2. the part of the game played between such changes.
verb (used with object)
  1. to go or get over; leap over.
  2. Southern U.S. to recover from.
interjection
  1. (used in radio communications to signify that the sender has temporarily finished transmitting and is awaiting a reply or acknowledgment.)Compare out(def 53).
Idioms
  1. all over,
    1. over the entire surface of; everywhere: material printed all over with a floral design.
    2. thoroughly; entirely.
    3. finished: The war was all over and the soldiers came home.
  2. all over with, ended; finished: It seemed miraculous that the feud was all over with.
  3. over again, in repetition; once more: The director had the choir sing one passage over again.
  4. over against. against(def 13).
  5. over and above, in addition to; besides: a profit over and above what they had anticipated.
  6. over and over, several times; repeatedly: They played the same record over and over.
  7. over the hill. hill(def 11).
  8. over there, Informal. (in the U.S. during and after World War I) in or to Europe: Many of the boys who went over there never came back.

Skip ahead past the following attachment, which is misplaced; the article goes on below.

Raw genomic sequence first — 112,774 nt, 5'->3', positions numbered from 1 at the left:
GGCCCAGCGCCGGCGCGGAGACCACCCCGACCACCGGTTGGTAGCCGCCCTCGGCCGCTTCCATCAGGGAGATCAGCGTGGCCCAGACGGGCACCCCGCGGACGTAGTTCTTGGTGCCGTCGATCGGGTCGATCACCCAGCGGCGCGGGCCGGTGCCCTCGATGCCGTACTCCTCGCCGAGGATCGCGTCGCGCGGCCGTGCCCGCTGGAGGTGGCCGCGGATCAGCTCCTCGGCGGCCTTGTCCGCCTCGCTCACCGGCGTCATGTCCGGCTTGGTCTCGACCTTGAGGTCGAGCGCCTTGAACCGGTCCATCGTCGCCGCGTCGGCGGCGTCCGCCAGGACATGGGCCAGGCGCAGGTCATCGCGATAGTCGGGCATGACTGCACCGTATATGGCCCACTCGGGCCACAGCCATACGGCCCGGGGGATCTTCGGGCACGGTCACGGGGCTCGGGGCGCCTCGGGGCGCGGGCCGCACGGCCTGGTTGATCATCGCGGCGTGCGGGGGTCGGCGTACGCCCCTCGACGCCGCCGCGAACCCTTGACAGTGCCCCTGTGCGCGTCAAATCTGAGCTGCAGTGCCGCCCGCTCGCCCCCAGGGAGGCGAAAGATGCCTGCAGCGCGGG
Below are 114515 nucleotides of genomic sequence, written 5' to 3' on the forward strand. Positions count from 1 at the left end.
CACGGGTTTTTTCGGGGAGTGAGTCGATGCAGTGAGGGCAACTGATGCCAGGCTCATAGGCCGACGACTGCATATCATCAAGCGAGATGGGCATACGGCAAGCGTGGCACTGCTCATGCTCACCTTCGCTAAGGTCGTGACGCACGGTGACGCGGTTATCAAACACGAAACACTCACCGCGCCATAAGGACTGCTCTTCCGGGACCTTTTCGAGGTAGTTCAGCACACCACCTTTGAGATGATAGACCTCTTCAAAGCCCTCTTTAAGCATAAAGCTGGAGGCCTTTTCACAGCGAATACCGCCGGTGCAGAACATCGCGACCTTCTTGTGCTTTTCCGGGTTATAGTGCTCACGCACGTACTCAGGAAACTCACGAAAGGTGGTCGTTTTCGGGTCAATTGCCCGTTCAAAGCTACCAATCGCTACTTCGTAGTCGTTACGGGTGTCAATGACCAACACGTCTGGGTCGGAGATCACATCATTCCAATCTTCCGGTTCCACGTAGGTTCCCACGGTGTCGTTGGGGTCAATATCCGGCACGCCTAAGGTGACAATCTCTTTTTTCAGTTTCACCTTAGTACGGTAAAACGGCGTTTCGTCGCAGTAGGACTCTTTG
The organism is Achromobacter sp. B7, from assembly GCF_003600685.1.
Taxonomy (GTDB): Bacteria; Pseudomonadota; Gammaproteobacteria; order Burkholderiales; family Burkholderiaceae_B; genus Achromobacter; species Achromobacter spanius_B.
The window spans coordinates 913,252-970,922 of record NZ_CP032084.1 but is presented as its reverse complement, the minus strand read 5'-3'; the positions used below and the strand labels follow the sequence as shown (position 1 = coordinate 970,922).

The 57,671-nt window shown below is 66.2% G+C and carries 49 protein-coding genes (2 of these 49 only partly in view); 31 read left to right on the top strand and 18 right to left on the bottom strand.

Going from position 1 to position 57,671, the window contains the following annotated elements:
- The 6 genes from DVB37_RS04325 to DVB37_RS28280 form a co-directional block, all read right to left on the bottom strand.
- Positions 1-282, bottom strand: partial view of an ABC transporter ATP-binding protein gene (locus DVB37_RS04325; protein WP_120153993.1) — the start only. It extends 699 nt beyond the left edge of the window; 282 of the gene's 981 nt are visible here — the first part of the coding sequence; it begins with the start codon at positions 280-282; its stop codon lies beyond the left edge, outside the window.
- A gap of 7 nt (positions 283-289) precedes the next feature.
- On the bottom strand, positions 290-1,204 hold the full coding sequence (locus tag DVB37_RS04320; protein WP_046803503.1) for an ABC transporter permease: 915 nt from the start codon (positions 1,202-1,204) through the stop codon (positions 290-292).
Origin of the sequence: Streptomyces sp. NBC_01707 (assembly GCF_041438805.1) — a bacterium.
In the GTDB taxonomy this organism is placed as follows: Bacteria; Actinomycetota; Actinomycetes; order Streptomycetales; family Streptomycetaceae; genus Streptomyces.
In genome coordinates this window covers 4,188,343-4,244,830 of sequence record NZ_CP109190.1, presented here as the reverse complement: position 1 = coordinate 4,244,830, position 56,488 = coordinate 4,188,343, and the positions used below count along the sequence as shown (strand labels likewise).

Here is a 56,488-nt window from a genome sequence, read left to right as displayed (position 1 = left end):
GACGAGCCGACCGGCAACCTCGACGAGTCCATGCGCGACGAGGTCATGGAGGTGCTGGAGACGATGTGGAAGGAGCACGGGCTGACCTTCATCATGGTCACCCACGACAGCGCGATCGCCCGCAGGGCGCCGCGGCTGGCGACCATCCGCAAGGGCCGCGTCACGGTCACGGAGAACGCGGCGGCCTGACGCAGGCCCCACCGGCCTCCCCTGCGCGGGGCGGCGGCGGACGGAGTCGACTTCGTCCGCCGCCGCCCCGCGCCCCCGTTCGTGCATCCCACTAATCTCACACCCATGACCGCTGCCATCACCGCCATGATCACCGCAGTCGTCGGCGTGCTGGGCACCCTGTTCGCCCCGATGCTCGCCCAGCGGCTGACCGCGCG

9. over with, finished or done: Let's get this thing over with, so that we don't have to worry about it any more.

Origin of over

before 900; (adv., preposition) Middle English; Old English ofer; cognate with Dutch over, German ober; (adj.) Middle English over(e), orig. variant of uver(e) (E dial. uver; cf. love), Old English ufera (akin to ofer), assimilated to the adv. form; akin to Latin super, Greek hypér, Sanskrit upari. See up, hyper-
Dictionary.com Unabridged Based on the Random House Unabridged Dictionary, © Random House, Inc. 2018

Examples from the Web for all-over

Contemporary Examples

Historical Examples

  • All-over diaper patterns may be varied in any number of ways.

  • What an all-over consciousness of "go-to-meetin'" fixins, in every lineament and limb!

    Ginger-Snaps

    Fanny Fern

  • You know how these things happen: it was all-over in a minute: how are father and mother?

    Catharine Furze

    Mark Rutherford

  • That's what she means by saying she's an all-at-once and an all-over person.